As part of the research for my book, Mystery of Reincarnation (Llewellyn, June, 2005), I explored the subject of hypnotically induced past-life memories, known more commonly as past-life regression (PLR), during which I had the opportunity to not only observe the procedure being done on others, but had the chance to experience it firsthand. In discussing my experiences since then, people have frequently asked me how it felt to be hypnotized, which seems like a good question (and one left unexplored in my book.) As such, what follows is my impressions of these experiences—a first-hand account, if you will—that should give you some idea of what it was like. I offer it here as a means of not only satisfying your curiosity, but as an opportunity to hopefully clear up a few misconceptions of how PLR works and give you my opinion as to its effectiveness as a tool for proving the existence of reincarnation.

Of course, these experiences were unique to me. Those who might be considering having a past-life regression done themselves will likely come away from the experience with markedly different impressions. Also, what I write here is only the opinion of a layman who is neither a practicing hypnotist nor a clinical psychologist familiar with the inner working of the human brain, and should be understood as such.

Defining PLR
For those unfamiliar with the term, past life regression is the practice of hypnotizing subjects and having them recount events and experiences supposedly from a previous existence or past life. Working from the premise that memories or, more accurately, impressions, from previous incarnations are stored deep in our subconscious minds where they can only be accessed through hypnosis, PLR is considered the best evidence in support of reincarnation available (the celebrated Bridey Murphy case—recounted briefly in Appendix A of my book—is probably the best known example of a past-life regression, though there have been many other and, some would say, better, examples since).

The main objection to this procedure from skeptics is that PLRs are an unreliable means of acquiring hidden or suppressed knowledge, especially in light of the fact that "memories" recovered through hypnotism have frequently proven to be inaccurate or erroneous (i.e. bogus accounts of alleged child abuse and sexual assaults, alien abductions, etc.) As such, PLR has been frequently dismissed as little more than play acting, with the person unwittingly creating events from their imagination in an effort to please the therapist or in response to the therapist's suggestion, or possibly an example of what is known as cryptomnesia, a phenomena in which a subject is recalling scenes from books or movies they have been exposed to years earlier (but had since forgotten) as though they are genuine memories from a previous existence.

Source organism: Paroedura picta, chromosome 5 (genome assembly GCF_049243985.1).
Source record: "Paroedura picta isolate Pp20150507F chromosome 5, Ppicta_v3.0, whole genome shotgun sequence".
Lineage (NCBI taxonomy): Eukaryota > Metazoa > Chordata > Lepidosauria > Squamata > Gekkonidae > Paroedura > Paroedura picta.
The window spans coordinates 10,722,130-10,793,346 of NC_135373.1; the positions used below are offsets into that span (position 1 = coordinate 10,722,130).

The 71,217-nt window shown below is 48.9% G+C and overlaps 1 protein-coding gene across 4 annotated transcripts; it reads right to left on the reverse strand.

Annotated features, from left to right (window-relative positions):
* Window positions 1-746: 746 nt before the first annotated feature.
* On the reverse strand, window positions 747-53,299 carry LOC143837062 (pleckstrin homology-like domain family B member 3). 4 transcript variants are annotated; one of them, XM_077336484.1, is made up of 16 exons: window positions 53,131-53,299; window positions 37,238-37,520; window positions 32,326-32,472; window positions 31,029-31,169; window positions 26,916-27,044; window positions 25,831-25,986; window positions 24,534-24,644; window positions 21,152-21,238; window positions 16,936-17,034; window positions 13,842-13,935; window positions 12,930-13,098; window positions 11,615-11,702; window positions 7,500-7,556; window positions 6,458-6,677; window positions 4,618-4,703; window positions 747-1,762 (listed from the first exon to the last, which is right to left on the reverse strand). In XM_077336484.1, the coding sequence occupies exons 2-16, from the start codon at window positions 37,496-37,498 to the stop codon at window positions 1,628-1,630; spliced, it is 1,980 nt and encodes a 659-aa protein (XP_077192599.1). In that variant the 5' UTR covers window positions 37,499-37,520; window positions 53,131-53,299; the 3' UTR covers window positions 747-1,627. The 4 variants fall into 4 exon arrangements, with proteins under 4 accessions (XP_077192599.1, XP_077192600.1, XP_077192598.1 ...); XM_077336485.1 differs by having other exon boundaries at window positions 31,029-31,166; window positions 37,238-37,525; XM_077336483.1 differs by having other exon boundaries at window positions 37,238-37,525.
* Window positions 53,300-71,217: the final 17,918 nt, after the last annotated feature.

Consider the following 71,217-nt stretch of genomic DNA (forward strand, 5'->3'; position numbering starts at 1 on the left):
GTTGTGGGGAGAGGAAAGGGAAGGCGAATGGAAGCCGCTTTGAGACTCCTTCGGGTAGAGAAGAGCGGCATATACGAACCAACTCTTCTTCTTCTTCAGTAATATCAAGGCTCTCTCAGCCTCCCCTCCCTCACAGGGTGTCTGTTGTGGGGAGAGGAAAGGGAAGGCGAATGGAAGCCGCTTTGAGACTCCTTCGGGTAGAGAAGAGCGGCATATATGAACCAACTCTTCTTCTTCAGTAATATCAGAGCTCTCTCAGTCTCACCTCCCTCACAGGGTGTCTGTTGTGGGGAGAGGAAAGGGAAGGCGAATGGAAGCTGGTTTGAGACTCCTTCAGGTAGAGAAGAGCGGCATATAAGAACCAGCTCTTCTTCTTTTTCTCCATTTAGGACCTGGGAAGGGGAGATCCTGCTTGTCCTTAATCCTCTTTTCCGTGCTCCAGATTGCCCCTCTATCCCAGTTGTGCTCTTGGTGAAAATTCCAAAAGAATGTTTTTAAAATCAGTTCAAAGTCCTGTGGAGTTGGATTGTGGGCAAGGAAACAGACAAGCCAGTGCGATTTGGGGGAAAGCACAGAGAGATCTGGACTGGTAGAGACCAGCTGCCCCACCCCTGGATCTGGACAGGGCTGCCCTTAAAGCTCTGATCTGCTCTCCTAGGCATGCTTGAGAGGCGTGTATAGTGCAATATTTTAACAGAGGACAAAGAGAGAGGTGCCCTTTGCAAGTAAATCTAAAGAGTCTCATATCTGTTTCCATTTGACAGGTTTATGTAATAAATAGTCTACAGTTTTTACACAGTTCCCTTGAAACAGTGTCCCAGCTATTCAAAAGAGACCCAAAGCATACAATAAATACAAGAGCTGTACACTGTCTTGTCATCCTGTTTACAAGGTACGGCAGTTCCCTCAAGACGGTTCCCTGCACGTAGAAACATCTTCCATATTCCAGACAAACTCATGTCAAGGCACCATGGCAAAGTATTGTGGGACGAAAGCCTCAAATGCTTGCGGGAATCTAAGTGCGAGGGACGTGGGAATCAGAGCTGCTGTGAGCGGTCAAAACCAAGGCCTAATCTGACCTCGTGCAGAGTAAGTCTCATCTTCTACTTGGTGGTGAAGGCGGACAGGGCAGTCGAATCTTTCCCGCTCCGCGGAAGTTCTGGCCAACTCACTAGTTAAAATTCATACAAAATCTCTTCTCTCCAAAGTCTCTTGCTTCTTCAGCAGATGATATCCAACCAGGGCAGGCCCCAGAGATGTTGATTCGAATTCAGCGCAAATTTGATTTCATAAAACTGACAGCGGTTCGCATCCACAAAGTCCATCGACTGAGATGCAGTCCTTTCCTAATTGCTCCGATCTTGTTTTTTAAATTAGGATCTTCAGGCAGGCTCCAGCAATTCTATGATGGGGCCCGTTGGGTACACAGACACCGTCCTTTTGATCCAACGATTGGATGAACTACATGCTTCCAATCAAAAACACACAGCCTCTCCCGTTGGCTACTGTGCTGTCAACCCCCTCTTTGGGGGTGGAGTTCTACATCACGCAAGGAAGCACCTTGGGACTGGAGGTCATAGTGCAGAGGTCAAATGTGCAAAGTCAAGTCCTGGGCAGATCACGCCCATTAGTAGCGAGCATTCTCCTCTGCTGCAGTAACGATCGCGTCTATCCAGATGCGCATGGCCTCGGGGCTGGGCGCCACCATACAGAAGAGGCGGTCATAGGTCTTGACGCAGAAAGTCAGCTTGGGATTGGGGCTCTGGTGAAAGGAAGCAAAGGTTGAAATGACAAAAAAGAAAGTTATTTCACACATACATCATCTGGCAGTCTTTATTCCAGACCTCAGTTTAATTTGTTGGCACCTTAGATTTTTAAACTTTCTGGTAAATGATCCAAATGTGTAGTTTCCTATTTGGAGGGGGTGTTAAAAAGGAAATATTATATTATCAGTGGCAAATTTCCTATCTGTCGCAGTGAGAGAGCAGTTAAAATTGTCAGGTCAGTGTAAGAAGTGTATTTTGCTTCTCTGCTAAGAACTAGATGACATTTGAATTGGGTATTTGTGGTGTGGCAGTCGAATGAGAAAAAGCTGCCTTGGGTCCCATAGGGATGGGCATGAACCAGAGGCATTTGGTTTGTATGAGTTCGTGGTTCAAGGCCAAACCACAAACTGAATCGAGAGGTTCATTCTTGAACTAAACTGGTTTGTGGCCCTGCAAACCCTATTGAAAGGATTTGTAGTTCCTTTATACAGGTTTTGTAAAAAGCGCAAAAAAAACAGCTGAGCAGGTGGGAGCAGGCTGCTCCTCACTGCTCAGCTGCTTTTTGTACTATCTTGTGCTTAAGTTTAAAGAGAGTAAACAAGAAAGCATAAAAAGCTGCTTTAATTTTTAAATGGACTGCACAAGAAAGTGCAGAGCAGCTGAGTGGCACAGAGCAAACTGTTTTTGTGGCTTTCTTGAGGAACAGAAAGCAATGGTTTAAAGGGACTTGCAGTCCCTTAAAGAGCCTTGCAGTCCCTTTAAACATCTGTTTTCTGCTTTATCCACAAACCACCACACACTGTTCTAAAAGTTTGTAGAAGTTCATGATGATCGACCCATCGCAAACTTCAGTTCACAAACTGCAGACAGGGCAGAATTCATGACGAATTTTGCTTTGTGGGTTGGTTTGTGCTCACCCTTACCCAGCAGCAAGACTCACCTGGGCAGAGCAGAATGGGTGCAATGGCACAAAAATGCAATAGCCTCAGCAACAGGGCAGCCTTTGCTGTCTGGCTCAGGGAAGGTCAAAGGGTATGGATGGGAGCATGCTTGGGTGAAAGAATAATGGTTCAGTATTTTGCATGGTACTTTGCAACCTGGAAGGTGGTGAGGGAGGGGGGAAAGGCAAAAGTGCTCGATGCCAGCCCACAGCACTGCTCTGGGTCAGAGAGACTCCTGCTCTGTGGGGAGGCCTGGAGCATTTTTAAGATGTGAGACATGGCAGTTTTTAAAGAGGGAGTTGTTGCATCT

Those predisposed towards believing in reincarnation are not easily swayed by such objections; however, the careful researcher would be ill-advised to discount them too easily. There is such a thing as a fantasy-prone personality and many people are easily influenced by suggestion (plus cases of cryptomnesia have been scientifically verified) so even the best past life memories must be viewed with some suspicion.

There are, however, those cases that prove more difficult to explain, especially when the past-life details can be verified through historical records (for an excellent example of just such a case, see Chapter six in my book). As such, despite the problems inherent to the practice and the often erroneous information that has emerged from hypnotically induced memories in the past, it still frequently produces some of the most compelling evidence available and remains an important element in the search for evidence that reincarnation is a fact.

Two Cases